- Assistant Professor
- University of Colorado Denver
This dissertation project undertakes a historical examination of maritime Manchuria, in order to explore role of seaborne interactions in shaping historical processes of social, commercial, and cultural exchange that transcend the boundaries of nation-states across the long twentieth century. The project probes the ways that seaborne activities intensified processes of integration in East Asia, while introducing differentiation within coastal communities and promoting degradation of the marine environment and violence. The underlying argument of this work is that much nation building, region making, as well as marine environmental transformation, was dependent on the seas and those who made their living from them along the Manchurian coast and what I am calling the "Bohai/Yellow Sea Rim."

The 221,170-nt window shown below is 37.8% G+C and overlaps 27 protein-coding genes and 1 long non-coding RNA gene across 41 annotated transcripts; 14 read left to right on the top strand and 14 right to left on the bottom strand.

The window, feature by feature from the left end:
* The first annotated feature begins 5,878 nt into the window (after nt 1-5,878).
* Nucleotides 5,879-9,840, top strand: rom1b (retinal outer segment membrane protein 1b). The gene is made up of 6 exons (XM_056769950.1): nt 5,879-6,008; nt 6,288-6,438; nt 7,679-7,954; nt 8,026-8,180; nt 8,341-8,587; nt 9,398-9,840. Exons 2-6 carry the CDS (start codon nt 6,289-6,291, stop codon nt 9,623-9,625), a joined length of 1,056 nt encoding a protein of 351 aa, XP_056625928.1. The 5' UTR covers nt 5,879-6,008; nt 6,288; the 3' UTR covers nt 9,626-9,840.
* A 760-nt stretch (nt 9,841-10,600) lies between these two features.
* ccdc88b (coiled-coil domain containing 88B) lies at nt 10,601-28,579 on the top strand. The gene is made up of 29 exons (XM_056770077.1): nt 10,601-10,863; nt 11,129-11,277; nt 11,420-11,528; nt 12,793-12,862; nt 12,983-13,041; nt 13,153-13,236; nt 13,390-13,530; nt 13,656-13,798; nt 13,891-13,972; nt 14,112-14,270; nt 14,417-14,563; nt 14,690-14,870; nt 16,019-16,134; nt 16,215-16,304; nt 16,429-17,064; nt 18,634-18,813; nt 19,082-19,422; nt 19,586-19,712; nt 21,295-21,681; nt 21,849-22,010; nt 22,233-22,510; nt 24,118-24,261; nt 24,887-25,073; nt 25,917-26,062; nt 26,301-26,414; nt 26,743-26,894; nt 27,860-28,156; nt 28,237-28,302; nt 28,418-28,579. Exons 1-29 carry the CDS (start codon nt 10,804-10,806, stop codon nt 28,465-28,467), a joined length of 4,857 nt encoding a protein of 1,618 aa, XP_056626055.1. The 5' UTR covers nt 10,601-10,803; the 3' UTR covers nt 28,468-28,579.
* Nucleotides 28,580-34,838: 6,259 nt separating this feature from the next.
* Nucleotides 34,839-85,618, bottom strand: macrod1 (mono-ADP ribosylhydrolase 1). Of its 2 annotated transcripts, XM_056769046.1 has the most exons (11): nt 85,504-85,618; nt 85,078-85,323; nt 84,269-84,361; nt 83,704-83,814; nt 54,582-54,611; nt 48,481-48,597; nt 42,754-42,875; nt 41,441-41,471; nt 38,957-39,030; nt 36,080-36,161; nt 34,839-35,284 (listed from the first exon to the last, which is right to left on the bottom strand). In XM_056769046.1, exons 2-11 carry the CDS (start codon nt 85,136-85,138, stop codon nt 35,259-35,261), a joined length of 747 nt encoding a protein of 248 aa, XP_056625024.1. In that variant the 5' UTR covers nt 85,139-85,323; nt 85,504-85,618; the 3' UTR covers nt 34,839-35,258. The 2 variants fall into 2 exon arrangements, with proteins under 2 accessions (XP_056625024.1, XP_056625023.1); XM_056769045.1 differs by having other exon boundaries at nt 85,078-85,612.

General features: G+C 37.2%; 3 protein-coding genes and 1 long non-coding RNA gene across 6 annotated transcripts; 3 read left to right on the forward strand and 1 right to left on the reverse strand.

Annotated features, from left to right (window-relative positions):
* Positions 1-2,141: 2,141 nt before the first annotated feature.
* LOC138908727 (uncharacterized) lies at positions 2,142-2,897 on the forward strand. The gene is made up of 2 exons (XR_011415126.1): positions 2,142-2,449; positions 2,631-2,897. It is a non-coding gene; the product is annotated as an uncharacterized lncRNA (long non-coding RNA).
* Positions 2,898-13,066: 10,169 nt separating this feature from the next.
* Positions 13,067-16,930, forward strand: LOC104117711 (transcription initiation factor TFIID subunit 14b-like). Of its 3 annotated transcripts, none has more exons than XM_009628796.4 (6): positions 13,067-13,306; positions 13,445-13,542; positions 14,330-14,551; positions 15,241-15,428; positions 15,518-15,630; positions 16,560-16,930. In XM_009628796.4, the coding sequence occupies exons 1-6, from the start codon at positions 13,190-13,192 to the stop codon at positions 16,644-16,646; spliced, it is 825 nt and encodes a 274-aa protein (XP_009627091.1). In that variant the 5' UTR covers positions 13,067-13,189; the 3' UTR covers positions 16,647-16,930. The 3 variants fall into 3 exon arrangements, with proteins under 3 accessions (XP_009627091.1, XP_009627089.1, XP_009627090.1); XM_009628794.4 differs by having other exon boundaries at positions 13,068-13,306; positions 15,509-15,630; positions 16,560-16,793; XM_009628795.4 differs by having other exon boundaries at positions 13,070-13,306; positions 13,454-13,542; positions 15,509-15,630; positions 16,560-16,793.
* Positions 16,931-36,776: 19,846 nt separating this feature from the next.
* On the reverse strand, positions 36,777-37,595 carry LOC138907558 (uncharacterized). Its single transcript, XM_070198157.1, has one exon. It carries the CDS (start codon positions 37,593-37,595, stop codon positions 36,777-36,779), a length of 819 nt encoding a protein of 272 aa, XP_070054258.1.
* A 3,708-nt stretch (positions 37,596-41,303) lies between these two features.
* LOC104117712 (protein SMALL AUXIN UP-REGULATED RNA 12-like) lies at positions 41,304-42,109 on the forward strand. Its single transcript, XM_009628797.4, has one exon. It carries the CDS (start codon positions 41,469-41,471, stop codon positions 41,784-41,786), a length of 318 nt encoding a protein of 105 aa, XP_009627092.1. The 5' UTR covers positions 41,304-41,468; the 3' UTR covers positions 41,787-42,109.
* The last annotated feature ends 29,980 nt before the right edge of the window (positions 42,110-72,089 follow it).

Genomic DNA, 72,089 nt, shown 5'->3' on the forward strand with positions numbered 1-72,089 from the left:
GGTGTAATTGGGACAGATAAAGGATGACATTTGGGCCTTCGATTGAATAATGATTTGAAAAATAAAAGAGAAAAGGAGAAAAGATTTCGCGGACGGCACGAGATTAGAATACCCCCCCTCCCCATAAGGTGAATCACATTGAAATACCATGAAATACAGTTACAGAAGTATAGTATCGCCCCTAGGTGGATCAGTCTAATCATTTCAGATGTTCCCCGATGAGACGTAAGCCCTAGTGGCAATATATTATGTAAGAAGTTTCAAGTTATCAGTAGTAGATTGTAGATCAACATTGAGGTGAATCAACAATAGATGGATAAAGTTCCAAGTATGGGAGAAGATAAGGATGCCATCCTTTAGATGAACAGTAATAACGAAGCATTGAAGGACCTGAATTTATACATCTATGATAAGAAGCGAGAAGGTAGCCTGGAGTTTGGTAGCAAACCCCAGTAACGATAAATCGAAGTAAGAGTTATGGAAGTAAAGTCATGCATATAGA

This project explores the transnational, social, and environmental history of modern China from the vantage point of maritime northeast China. It shows how seaborne pursuits figured centrally in different political regimes controlling this region. Transnationalism and modernity in Chinese development strategies also generated confrontations centered on labor displacement and environmental degradation. Using resource management and labor practices as lenses, this study argues that understanding Japanese imperialism, the Chinese revolution, and social and environmental transformations in the twentieth century requires attention to China’s northeastern coast.